While communist revolutionaries (then and now) suggest that a fairer future hangs on the expropriation of property from private hands – the nationalisation of “the means of production” – Mill offered an alternative. His was a model that avoided expropriation, where new firms would instead develop to challenge older style firms – new firms in which workers were given shares, or firms that were composed entirely of workers working together in the form of cooperatives. For Mill, such firms had the possibility of being even more successful than traditional capitalist firms, as they would motivate workers (who would now receive a share of profits) and would result in better labour relations, avoiding the angst associated with more traditional firms. As a result, the advantages of the market are maintained, but with a more equal distribution of private property: individual liberty with greater social justice.
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For Mill, capitalism would naturally evolve in a way that made this new style of firm inevitable: as wages rose, on the back of women’s liberation (which would slow population growth), he believed profits would fall, reducing the prospects for the older style firm and giving workers more savings to invest in new style enterprises. So far, history hasn’t exactly borne this out – despite, at least in the UK, politicians championing cooperative and mutual business models. And yet with the share of income going to capital increasing at the expense of labour, the idea of workers sharing in the profits should be an attractive one to those seeking to rebuild public faith in capitalism.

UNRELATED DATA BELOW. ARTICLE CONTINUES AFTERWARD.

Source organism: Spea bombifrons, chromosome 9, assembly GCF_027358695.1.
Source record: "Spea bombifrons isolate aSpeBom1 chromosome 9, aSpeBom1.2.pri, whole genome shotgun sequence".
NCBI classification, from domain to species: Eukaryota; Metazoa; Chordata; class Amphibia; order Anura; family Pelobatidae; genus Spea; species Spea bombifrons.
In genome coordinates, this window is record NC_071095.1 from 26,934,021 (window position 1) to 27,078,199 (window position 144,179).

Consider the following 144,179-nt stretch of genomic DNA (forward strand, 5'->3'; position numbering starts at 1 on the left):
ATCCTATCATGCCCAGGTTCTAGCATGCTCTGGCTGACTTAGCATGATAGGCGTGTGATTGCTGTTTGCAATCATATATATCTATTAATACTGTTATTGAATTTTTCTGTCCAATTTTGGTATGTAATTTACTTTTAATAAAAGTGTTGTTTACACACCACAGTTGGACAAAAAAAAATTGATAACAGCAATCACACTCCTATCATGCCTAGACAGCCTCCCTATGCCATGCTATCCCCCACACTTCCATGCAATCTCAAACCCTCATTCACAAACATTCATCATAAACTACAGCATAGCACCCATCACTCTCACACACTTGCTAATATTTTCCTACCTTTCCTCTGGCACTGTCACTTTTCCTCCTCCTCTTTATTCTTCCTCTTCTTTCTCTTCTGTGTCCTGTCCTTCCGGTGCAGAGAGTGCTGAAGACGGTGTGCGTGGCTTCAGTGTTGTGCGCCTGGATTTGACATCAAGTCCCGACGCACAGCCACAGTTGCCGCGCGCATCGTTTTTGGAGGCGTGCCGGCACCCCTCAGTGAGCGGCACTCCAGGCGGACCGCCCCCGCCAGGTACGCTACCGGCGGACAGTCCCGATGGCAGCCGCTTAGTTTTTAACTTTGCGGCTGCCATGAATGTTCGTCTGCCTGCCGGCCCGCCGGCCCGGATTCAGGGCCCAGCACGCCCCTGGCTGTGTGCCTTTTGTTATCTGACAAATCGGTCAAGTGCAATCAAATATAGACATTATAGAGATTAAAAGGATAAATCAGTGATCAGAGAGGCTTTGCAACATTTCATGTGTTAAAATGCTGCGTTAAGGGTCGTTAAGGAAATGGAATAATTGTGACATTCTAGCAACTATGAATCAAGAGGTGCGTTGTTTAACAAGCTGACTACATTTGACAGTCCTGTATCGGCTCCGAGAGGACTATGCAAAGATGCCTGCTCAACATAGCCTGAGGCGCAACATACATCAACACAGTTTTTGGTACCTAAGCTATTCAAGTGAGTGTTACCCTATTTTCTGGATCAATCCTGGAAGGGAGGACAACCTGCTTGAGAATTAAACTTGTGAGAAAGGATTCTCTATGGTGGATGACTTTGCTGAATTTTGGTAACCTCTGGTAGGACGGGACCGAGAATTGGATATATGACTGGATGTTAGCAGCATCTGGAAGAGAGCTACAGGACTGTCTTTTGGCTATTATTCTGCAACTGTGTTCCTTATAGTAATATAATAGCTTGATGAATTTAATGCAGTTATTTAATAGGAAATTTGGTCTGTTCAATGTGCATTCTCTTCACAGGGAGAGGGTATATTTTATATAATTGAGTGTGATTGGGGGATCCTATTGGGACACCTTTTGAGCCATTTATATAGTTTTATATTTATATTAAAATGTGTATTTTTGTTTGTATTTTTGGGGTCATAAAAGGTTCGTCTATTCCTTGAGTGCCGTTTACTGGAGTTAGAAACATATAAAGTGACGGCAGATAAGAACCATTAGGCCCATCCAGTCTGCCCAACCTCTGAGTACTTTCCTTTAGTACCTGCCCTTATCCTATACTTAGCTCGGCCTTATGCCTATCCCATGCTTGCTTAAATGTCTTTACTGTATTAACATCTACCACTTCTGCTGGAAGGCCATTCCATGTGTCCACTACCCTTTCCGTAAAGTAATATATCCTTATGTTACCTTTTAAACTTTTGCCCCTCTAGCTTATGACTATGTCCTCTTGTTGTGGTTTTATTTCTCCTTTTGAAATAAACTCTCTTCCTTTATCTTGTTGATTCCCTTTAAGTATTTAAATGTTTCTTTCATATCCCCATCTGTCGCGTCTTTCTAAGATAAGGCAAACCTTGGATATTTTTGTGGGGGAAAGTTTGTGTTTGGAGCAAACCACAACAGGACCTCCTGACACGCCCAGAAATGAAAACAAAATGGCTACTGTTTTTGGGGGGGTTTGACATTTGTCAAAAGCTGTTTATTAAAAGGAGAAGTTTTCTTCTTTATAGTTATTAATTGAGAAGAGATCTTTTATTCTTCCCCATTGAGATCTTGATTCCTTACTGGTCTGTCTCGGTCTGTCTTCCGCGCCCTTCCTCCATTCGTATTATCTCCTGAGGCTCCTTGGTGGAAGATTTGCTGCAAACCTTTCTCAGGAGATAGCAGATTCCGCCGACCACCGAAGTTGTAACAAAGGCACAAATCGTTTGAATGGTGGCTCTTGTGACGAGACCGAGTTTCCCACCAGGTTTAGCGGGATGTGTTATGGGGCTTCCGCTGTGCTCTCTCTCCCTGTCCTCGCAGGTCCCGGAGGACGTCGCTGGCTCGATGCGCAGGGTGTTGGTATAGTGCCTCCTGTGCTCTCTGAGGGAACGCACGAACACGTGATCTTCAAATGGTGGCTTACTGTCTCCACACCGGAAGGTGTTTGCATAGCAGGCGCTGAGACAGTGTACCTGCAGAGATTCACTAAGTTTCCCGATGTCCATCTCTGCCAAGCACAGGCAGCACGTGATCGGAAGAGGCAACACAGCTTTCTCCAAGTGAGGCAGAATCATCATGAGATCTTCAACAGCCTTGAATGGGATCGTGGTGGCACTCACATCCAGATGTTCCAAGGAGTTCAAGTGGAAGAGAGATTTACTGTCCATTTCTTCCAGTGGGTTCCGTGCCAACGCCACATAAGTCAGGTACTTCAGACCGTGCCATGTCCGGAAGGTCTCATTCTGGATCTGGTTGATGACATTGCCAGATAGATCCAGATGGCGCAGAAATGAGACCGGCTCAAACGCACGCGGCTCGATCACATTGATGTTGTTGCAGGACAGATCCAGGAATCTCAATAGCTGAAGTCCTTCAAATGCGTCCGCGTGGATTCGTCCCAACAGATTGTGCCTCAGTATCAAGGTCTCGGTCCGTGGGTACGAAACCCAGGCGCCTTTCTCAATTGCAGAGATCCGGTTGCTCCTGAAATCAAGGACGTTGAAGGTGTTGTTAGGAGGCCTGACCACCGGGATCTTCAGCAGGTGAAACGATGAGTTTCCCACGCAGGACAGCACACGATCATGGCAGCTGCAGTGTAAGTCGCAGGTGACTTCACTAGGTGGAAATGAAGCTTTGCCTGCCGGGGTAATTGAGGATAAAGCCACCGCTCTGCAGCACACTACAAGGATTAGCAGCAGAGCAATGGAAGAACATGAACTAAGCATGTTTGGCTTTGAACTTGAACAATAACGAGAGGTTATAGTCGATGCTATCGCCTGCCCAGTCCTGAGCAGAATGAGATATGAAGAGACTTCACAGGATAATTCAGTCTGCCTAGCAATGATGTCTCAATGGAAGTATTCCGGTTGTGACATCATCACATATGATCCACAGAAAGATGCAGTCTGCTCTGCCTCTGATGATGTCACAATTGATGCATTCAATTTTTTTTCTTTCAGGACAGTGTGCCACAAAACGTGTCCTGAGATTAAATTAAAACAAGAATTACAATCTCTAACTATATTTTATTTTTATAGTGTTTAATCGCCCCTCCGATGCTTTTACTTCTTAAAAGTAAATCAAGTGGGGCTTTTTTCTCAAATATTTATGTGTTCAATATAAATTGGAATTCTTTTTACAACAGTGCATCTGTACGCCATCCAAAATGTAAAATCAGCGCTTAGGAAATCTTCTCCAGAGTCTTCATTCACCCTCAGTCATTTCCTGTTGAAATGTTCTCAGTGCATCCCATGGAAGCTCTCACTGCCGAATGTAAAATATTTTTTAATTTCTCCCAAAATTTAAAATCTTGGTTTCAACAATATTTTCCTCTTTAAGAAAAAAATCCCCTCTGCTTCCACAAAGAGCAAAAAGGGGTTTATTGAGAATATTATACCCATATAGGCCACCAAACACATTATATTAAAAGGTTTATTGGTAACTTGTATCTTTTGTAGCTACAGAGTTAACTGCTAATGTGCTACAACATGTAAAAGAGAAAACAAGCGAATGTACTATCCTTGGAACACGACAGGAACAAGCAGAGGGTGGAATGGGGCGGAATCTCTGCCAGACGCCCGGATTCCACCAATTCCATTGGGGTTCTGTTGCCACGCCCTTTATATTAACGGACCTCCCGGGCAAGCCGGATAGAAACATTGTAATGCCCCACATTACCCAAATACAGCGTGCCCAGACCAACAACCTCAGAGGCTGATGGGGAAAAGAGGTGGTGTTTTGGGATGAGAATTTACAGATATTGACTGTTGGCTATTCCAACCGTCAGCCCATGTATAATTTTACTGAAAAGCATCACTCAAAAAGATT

Why, then, has Mill’s idea not taken off? Was he wrong that share ownership for workers (or full-scale worker cooperatives) results in better companies, ones that outcompete older style ones and so naturally become the future? Or, are there stumbling blocks in the way of alternative models of business, such as the hold of existing business forms, together with inadequate human and physical capital for challengers? Today, if we are serious about maintaining markets, but at the same time having a fairer distribution of private property, these are questions we should be considering.
In the charged, post-crash era we are living through it is easy to blame capitalism for our ills. But abandoning the free-market model means enabling greater state intervention, and history shows us that leads to less individual freedom – to a “recklessness of other people’s sufferings on the other”. Mill understood this, and provided a middle way.